7. The apparatus according to claim 6, wherein in the process for obtaining the approximate linear lines, data points having a high signal intensity among the EPI data set are used as the observed points and the phase difference between data points having a low signal intensity among the EPI data set and the reference phase are obtained from the approximate linear lines and the coordinate values in the k-space.
8. The apparatus according to claim 1, wherein (6) includes a process for removing the phase difference at each coordinate value in the k-space from the EPI data set of the target to be inspected, the phase difference being calculated from the approximate linear lines obtained from the process in (5) for calculating the phase difference between the phase of the EPI data set and the reference phase at every corresponding observed point and forming the approximate linear lines from the phase difference at each observed point and the coordinate values in the k-space.
9. The apparatus according to claim 1, wherein (6) includes a process for removing inclination of the approximate linear lines from the EPI data set of the target to be inspected, the approximate linear lines being obtained from the process in (5) for calculating the phase difference between the phase of the EPI data set and the reference phase at every corresponding observed point and forming the approximate linear lines from the phase difference at each observed point and the coordinate values in the k-space.
10. The apparatus according to claim 1, wherein (6) includes a process for removing offset components and inclinations of the approximate linear lines of the phase difference from the EPI data set of the target to be inspected, the approximate linear lines being obtained from the process in (5) for calculating the phase difference between the phase of the EPI data set and the reference phase at every corresponding observed point and forming the approximate linear lines from the phase difference at each observed point and the coordinate values in the k-space.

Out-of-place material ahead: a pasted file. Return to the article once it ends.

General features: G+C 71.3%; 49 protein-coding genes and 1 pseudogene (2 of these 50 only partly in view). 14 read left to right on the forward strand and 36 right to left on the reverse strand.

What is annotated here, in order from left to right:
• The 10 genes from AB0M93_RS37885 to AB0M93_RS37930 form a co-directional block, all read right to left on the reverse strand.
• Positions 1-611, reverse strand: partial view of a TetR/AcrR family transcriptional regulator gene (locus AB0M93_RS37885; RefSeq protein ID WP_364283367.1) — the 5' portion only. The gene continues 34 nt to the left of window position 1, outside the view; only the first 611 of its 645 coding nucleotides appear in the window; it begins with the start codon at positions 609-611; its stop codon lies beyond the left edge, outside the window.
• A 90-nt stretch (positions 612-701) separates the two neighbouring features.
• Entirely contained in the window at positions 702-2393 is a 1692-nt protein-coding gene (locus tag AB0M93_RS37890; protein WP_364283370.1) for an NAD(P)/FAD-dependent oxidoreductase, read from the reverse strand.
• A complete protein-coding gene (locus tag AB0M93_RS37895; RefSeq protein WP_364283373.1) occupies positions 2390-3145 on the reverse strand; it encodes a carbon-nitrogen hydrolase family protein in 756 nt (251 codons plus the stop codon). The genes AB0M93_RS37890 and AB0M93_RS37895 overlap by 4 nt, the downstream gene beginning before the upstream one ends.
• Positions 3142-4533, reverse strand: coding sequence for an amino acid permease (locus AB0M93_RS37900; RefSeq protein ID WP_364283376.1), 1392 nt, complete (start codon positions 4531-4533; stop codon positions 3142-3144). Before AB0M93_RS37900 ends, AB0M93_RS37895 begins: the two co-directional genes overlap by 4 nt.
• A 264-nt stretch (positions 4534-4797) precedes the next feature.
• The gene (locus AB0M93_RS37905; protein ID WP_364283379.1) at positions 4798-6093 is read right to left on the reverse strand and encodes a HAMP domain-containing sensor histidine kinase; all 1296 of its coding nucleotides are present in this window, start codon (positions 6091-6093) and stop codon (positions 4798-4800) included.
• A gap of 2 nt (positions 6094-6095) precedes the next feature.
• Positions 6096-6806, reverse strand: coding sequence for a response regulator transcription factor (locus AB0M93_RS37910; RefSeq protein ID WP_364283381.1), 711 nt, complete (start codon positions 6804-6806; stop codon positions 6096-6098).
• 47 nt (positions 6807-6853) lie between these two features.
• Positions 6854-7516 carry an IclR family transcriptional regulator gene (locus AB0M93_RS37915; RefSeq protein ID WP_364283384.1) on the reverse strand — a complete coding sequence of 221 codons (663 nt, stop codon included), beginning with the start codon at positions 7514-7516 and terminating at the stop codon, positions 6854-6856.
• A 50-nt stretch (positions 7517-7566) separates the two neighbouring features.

11. The apparatus according to claim 1, wherein (5) includes a process for inverting a sign of a phase difference between the phase of the EPI data set and the reference phase and removing it from the EPI data set of the target to be inspected.
12. The apparatus according to claim 1, wherein (6) is implemented after a value for correcting phase distortion caused by eddy currents is derived.
13. An inspecting apparatus using nuclear magnetic resonance, comprising:
static magnetic field generating means for generating a static magnetic field;
gradient magnetic field generating means for generating gradient magnetic fields in three directions, respectively;
radio frequency magnetic field generating means for generating a radio frequency magnetic field for exciting nuclear magnetization of a target to be inspected;
detection means for detecting a nuclear magnetic resonance signal from the target to be inspected; and